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Quick Facts

Electrocardiography

By

The Manual's Editorial Staff

Last full review/revision May 2021| Content last modified May 2021
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What is electrocardiography (ECG, EKG)?

Electrocardiography is a test that measures your heart’s electrical activity. It's quick, painless, and harmless.

The results of that test are shown in an electrocardiogram. It looks like a wavy line with spikes on a grid (a tracing). The electrocardiogram gives doctors information about:

  • The part of your heart that triggers each heartbeat

  • Your heart's electrical pathways

  • Your heart's rate and rhythm

Both the test and the results are referred to as an ECG, sometimes also called an EKG.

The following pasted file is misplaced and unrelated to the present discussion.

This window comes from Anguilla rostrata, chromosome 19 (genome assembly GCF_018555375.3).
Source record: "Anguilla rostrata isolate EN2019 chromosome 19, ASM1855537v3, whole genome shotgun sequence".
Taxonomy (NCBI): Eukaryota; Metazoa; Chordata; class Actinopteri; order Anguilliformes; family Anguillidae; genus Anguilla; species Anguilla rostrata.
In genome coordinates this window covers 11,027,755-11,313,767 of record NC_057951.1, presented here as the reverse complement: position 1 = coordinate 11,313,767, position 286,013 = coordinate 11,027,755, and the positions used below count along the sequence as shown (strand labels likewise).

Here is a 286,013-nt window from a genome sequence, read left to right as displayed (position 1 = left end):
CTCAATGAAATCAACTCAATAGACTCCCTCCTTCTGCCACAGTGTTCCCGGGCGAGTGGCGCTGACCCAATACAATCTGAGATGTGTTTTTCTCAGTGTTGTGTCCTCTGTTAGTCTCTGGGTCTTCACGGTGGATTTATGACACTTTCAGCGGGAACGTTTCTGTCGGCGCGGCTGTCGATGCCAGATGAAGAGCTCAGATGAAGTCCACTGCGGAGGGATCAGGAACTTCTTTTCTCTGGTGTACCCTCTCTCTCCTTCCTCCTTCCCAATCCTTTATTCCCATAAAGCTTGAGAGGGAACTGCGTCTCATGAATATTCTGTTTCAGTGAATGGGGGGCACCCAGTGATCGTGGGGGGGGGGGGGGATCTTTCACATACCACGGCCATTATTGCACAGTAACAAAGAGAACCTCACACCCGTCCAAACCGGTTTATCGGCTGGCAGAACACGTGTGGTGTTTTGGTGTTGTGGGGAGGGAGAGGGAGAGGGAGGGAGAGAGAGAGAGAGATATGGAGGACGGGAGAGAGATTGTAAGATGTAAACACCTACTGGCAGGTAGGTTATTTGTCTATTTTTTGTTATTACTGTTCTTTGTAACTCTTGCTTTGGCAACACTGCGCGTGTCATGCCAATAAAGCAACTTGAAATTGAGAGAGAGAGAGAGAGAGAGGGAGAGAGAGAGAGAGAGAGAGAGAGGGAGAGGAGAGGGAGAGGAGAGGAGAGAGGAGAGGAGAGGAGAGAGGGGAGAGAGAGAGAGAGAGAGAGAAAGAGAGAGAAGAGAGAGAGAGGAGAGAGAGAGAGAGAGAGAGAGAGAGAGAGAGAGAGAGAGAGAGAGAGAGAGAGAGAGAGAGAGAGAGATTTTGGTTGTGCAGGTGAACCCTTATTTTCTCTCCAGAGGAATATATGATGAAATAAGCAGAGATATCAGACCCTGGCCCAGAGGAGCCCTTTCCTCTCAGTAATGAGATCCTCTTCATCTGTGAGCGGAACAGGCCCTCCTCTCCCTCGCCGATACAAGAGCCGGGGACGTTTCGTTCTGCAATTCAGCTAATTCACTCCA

Why would I need an ECG?

How is an ECG done?

  • Small, round sensors (electrodes) that stick to the skin are placed on your arms, legs, and chest

  • Wires that snap on to the sensors are connected to a machine

  • As your heart beats, the sensors measure your heart’s electrical currents

  • The machine records information from each sensor and develops an ECG (a wavy line with spikes) for your doctor to read

Are there any side effects to an ECG?

There are no side effects. An ECG won't hurt at all during or after the test.

What can my doctor learn from my ECG?

Should I carry a copy of my ECG?

If you've had heart problems, you might want to carry a small copy of your ECG in your wallet (ask your doctor if you should). That way, if you have an emergency, the doctor treating you can compare your older ECG with a new ECG.

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